Like the LG dLite, the Samsung Flight II has a motion detection sensor. When enabled, you can silence any incoming call ring by turning over the phone. This will automatically send the call to voice mail as well, which is handy for when you're in a meeting.

Underneath the display are three physical keys for the Send, Back, and End/Power functions. On the left are a volume rocker and a multitasking key that brings up a grid of open applications that you can switch between. On the top is a 3.5mm headset jack, while the Micro-USB charging port, screen lock key, and camera key are on the right. On the back is the camera lens, but it doesn't have a flash. You have to open the battery cover to access the microSD card slot.

Features
The Flight II has a generous 2,000-entry phone book with room in each entry for five phone numbers, an e-mail address, a Web URL, a nickname, a company and job title, a birthday, and notes. You can also add the contacts to caller groups and associate them with photos, vibration patterns, and one of 15 polyphonic ring tones. You can also use your own MP3s as ringtones if you like. The Flight II comes with AT&T's Address Book service that lets you store your contacts in the cloud as a backup.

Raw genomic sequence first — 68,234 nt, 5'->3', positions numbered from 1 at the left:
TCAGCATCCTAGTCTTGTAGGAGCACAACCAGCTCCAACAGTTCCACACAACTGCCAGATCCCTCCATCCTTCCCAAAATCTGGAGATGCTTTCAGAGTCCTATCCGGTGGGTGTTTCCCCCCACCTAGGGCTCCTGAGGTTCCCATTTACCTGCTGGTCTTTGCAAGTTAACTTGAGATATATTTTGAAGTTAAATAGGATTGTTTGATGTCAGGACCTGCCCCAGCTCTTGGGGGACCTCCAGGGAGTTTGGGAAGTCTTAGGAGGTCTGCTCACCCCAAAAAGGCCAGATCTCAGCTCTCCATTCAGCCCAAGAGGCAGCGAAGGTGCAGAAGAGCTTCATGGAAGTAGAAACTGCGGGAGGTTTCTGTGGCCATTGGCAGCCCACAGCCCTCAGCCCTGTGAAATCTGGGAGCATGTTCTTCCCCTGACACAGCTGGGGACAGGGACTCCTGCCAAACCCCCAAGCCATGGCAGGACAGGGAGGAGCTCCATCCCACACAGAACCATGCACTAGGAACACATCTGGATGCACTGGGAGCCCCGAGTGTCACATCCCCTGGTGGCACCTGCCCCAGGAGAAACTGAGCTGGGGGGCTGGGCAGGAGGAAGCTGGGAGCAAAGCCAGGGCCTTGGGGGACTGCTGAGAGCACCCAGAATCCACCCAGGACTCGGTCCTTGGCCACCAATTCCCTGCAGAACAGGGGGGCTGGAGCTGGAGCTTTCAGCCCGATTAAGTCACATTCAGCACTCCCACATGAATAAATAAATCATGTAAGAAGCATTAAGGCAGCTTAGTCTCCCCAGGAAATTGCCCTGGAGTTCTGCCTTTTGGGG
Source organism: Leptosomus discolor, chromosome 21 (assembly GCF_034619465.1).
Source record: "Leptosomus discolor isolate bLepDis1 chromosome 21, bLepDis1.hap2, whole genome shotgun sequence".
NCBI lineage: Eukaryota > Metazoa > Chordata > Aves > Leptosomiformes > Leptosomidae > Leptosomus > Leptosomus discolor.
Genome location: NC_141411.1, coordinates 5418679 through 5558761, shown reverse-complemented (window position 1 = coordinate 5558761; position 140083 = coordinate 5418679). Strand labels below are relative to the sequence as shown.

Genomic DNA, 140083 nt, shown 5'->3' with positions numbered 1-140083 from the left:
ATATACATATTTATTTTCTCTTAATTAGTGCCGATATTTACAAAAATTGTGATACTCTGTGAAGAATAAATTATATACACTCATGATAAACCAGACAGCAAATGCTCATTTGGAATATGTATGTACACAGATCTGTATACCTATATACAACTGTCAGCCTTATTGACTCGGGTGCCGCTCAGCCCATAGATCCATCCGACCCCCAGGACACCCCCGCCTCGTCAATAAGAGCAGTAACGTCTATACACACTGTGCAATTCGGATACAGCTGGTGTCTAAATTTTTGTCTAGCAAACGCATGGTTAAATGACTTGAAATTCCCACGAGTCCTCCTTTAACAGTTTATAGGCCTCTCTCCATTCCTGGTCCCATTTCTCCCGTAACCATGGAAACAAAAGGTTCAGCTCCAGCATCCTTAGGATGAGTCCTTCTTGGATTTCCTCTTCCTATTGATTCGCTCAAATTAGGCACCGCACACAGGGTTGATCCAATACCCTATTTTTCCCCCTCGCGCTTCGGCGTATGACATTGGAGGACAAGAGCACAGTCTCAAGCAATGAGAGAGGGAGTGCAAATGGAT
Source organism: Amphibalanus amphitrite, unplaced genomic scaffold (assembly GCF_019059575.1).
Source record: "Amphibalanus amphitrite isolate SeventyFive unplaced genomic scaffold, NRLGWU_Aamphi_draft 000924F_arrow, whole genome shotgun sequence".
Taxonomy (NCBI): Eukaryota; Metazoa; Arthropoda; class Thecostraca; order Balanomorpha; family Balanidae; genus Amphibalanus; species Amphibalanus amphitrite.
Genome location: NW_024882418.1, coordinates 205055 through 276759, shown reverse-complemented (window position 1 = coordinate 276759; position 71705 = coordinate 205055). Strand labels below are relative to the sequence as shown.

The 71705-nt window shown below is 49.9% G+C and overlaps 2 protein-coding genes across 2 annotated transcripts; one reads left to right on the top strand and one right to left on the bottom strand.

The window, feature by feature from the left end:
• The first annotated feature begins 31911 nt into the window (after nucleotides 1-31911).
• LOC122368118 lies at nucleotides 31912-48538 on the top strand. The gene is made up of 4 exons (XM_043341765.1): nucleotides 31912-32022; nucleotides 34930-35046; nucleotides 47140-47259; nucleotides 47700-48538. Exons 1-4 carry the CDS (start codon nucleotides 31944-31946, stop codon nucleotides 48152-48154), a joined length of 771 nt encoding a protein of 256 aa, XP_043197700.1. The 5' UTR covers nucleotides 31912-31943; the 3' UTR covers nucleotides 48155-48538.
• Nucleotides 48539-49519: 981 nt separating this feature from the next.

As the phone is a messaging device, we're happy to see text and multimedia messaging, instant messaging, and AT&T's mobile e-mail. The latter has a restricted, clunky Web-based interface that lets you access POP3 e-mail services like Gmail, AT&T Mail, Hotmail, and others, but it takes too long to launch and load. The Flight II also includes a few social networking apps like Facebook, MySpace, and Twitter, that offers quicker access to their status update page. If you don't want the individual app, there's an AT&T Social Net app that combines them all into one interface with different tabs. The app has an RSS reader in it as well, though you're limited to the built-in news feeds.